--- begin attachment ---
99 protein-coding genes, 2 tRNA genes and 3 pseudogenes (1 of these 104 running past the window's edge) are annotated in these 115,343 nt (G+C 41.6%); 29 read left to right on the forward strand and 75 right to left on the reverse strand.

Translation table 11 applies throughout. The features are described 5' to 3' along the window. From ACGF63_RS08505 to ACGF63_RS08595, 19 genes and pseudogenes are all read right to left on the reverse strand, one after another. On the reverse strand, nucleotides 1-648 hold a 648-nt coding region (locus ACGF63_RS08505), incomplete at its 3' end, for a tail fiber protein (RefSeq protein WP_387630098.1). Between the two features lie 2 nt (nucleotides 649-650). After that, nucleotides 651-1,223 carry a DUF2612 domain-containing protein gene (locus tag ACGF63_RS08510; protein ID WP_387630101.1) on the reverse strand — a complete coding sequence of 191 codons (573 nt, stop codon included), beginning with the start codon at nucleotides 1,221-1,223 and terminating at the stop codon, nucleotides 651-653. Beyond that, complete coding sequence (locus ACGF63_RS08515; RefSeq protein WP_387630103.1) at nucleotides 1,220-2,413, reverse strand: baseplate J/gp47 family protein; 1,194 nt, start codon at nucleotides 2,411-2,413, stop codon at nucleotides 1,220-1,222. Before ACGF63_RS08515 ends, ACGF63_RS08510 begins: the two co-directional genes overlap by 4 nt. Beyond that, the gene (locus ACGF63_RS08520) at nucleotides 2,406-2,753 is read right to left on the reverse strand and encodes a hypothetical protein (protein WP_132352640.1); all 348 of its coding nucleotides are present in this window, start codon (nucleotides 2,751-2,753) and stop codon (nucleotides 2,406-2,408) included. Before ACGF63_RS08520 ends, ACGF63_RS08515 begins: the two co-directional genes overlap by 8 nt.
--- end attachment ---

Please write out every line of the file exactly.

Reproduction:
99 protein-coding genes, 2 tRNA genes and 3 pseudogenes (1 of these 104 running past the window's edge) are annotated in these 115,343 nt (G+C 41.6%); 29 read left to right on the forward strand and 75 right to left on the reverse strand.

Translation table 11 applies throughout. The features are described 5' to 3' along the window. From ACGF63_RS08505 to ACGF63_RS08595, 19 genes and pseudogenes are all read right to left on the reverse strand, one after another. On the reverse strand, nucleotides 1-648 hold a 648-nt coding region (locus ACGF63_RS08505), incomplete at its 3' end, for a tail fiber protein (RefSeq protein WP_387630098.1). Between the two features lie 2 nt (nucleotides 649-650). After that, nucleotides 651-1,223 carry a DUF2612 domain-containing protein gene (locus tag ACGF63_RS08510; protein ID WP_387630101.1) on the reverse strand — a complete coding sequence of 191 codons (573 nt, stop codon included), beginning with the start codon at nucleotides 1,221-1,223 and terminating at the stop codon, nucleotides 651-653. Beyond that, complete coding sequence (locus ACGF63_RS08515; RefSeq protein WP_387630103.1) at nucleotides 1,220-2,413, reverse strand: baseplate J/gp47 family protein; 1,194 nt, start codon at nucleotides 2,411-2,413, stop codon at nucleotides 1,220-1,222. Before ACGF63_RS08515 ends, ACGF63_RS08510 begins: the two co-directional genes overlap by 4 nt. Beyond that, the gene (locus ACGF63_RS08520) at nucleotides 2,406-2,753 is read right to left on the reverse strand and encodes a hypothetical protein (protein WP_132352640.1); all 348 of its coding nucleotides are present in this window, start codon (nucleotides 2,751-2,753) and stop codon (nucleotides 2,406-2,408) included. Before ACGF63_RS08520 ends, ACGF63_RS08515 begins: the two co-directional genes overlap by 8 nt.